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As Julia Child herself said, “I was 32 when I started cooking; until then, I just ate.” So, what else did she do before then? Many of us learned what we know about Julia Child from PBS reruns, Nora Ephron’s “Julie & Julia,” or Dan Aykroyd’s impersonation on “Saturday Night Live.” All of these representations focus on the second and third acts of her life. The media at large, however, has yet to dabble in Child’s time prior to the kitchen.
ABC Signature would like to change that. According to Deadline, ABC’s digital/cable division has just picked up writer Benjamin Brand’s hour-long dramedy “Julia.” This fictional project is very loosely based on Child’s experience as an agent for the Office of Strategic Services (Oss), the precursor to the CIA, during the Second World War.
In this series, Brand contemplates what would occur if the CIA took advantage of Child once she became a renowned public figure, and how she would operate as an agent during this phase of her life.
The inspiration for Brand’s show ironically stems from one of Child’s PBS programs, “Cooking for the C.I.A.” “I was disappointed when I learned that in this case, the C.I.A. stood for the Culinary Institute of America,” Brand said. He later merged this initial disappointment with research pertaining to Child’s employment during WWII, and “the story of ‘Julia’ quickly fell into place.”
Further details regarding “Julia” have yet to be announced.
Series About Julia Child’s Time in the CIA Picked Up at ABC Signature was originally published in Women and Hollywood on Medium, where people are continuing the conversation by highlighting and responding to this story. »
- Kelsey Moore
Some of our fondest memories come from the movies that we watched in the 1980s. There was a lot of action and some killer music that came out of the era. In a flashback moment, we researched the top films in which music was an important driver that moved them forward. We discovered five of the most memorable soundtracks from movie that people still think about today, to share with you. 1. “” John Belushi and Dan Aykroyd hit the big time with the immensely popular film. It was based on their characters born of Saturday Night Live Sketches. “The
5 Memorable Movie Soundtracks From The 80s »
- Dana Hanson-Firestone
Network: NBC. Episodes: Ongoing (half-hour). Seasons: Ongoing. TV show dates: August 10, 2017 — present. Series status: Has not been cancelled. Performers include: Colin Jost and Michael Che. TV show description: A satirical news series, the Saturday Night Live: Weekend Update Summer Edition TV show is a half-hour primetime presentation of the weekly Saturday Night Live "Weekend Update" segment. Jost and Che serve as anchors, just as they do on the parent show. Other SNL cast members also appear on the program.Following in the footsteps of "Weekend Update" anchor Chevy Chase -- who created the segment -- as well as notable anchors including Dan Aykroyd, Jane Curtin, Dennis Miller, Norm Macdonald, Jimmy Fallon, Tina Fey, Amy »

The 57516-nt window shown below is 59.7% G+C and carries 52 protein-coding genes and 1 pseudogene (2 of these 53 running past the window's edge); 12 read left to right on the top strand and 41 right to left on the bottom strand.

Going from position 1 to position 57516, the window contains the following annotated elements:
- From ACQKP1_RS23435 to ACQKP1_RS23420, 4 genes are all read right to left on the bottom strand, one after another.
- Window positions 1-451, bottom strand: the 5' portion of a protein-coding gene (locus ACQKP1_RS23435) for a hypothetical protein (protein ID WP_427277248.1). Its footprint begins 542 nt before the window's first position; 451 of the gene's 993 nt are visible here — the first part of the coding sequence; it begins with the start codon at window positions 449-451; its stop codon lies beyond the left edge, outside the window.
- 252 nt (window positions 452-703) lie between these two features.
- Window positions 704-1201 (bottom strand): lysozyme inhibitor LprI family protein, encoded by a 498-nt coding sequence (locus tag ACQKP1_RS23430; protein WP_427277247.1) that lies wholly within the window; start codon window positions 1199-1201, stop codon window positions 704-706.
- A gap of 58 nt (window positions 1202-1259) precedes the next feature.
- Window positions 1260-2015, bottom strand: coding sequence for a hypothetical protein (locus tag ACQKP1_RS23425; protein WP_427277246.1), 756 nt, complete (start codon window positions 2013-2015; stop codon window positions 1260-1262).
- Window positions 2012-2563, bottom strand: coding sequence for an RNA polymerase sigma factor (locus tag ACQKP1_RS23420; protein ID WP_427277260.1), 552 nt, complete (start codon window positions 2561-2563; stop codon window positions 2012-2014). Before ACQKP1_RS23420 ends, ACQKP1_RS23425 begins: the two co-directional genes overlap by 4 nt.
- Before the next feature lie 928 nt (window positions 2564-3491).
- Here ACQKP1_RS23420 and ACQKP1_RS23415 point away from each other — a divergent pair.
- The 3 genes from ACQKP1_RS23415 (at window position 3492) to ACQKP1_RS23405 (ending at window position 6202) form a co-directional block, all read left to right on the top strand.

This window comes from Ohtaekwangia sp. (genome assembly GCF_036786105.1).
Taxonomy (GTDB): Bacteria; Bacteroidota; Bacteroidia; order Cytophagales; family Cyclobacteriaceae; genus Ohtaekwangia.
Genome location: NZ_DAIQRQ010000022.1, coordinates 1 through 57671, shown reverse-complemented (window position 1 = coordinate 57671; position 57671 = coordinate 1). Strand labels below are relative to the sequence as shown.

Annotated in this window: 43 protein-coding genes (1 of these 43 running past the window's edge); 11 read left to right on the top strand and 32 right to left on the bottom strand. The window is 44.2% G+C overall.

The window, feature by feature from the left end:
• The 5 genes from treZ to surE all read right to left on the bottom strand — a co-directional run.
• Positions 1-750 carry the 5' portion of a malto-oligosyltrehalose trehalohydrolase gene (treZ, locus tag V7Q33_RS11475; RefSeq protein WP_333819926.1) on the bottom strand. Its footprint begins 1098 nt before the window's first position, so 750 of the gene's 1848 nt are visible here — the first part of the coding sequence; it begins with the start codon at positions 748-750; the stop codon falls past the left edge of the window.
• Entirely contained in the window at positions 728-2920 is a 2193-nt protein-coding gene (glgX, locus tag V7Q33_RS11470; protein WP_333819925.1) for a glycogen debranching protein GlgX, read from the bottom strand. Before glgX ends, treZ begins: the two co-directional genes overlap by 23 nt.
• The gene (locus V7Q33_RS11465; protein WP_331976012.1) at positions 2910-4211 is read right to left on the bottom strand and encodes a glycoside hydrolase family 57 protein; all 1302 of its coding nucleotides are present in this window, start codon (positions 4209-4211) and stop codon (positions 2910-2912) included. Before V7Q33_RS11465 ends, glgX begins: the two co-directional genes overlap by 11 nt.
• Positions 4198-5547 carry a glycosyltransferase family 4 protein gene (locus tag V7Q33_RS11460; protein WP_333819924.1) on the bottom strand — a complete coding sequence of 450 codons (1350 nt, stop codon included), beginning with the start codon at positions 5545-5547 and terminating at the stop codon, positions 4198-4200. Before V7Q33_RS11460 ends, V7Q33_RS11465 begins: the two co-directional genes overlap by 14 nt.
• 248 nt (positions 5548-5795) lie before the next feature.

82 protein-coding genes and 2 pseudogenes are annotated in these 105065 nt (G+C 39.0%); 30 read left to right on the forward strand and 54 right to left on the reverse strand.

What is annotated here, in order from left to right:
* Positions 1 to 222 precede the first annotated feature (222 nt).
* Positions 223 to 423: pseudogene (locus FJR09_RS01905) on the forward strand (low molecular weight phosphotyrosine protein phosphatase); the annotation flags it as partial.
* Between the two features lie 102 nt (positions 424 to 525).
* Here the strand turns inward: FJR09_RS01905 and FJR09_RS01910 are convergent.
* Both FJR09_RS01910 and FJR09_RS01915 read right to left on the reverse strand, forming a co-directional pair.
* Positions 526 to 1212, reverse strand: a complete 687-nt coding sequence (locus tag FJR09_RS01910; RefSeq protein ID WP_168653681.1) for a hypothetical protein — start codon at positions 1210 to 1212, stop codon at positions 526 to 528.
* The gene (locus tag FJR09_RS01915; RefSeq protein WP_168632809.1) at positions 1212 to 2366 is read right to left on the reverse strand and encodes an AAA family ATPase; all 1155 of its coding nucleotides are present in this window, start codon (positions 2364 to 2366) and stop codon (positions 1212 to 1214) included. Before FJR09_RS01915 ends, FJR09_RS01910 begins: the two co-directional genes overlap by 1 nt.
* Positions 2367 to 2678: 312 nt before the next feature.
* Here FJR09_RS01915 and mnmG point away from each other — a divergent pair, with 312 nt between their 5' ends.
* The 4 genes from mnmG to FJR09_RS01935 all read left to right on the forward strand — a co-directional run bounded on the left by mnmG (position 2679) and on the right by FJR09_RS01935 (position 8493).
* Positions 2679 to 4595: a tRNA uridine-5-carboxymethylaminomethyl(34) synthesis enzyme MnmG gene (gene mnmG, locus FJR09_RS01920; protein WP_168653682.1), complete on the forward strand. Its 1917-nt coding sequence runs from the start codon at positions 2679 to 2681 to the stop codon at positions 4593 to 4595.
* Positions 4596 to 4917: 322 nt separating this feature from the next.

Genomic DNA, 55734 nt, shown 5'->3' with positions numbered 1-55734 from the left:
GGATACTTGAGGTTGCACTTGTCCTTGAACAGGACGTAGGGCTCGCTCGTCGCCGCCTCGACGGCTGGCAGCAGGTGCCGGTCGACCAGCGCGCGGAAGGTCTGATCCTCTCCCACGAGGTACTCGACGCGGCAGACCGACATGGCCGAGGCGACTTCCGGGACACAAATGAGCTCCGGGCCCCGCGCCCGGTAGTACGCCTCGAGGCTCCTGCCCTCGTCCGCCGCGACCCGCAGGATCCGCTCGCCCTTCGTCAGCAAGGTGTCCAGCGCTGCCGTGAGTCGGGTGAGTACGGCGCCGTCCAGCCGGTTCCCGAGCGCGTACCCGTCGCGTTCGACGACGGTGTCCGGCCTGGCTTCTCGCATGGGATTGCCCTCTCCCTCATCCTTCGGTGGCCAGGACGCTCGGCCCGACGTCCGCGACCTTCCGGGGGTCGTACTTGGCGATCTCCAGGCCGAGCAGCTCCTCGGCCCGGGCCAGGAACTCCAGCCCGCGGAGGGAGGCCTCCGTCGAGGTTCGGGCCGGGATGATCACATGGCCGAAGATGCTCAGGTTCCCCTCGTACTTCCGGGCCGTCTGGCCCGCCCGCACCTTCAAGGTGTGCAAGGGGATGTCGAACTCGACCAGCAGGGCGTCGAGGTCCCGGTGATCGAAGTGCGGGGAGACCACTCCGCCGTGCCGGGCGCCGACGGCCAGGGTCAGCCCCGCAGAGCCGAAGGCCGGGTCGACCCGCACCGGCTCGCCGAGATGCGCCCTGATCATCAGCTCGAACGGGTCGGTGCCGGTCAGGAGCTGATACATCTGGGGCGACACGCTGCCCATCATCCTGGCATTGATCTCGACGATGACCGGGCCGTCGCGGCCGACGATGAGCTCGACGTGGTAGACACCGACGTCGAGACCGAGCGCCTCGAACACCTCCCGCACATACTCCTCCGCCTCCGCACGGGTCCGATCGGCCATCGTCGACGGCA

Network: NBC. Episodes: Ongoing (half-hour). Seasons: Ongoing. TV show dates: August 10, 2017 — present. Series status: Has not been cancelled. Performers include: Colin Jost and Michael Che. TV show description: A satirical news series, the Saturday Night Live: Weekend Update TV show is a half-hour primetime presentation of the weekly Saturday Night Live "Weekend Update" segment. Jost and Che serve as anchors, just as they do on the parent show. Other SNL cast members also appear on the program.Following in the footsteps of "Weekend Update" anchor Chevy Chase -- who created the segment -- as well as notable anchors including Dan Aykroyd, Jane Curtin, Dennis Miller, Norm Macdonald, Jimmy Fallon, Tina Fey, Amy Poehler, and »
"They ain't 'fraid of no ghost" and apparently Columbia Pictures ain't afraid of no future live adaptations either. After last years reboot, Ghostbusters starring Melissa McCarthy, Kristian Wiig, Kate McKinnon and Leslie Jones it looked like we may have seen the last of the Ghostbusters for a while. This is due to the bad reviews from critics and some fans alike. Even Dan Aykroyd, one of the original Ghostbusters, had criticized the film and director.
At a special Ghostbusters panel attended by ScreenRant on Thursday which covered all things Ghostbusters related, Ivan Reitman director of the original first two films as well as producer of the recent 2016 film claimed that a new Ghostbusters film is expected to be released sometime summer 2019. He told fans in attendance that he was overseeing the development of both live action and animated films for the property.
The reason for that specific 2019 release date is »
- Emmanuel Gomez
Audiences remain divided on the 2016 reboot of Ghostbusters – directed by Paul Feig, and starring an entirely female team. Those divisions do not seem to have dampened enthusiasm for the property – for either fans or the studio – however, as producer Ivan Reitman recently detailed plans for the future of the franchise.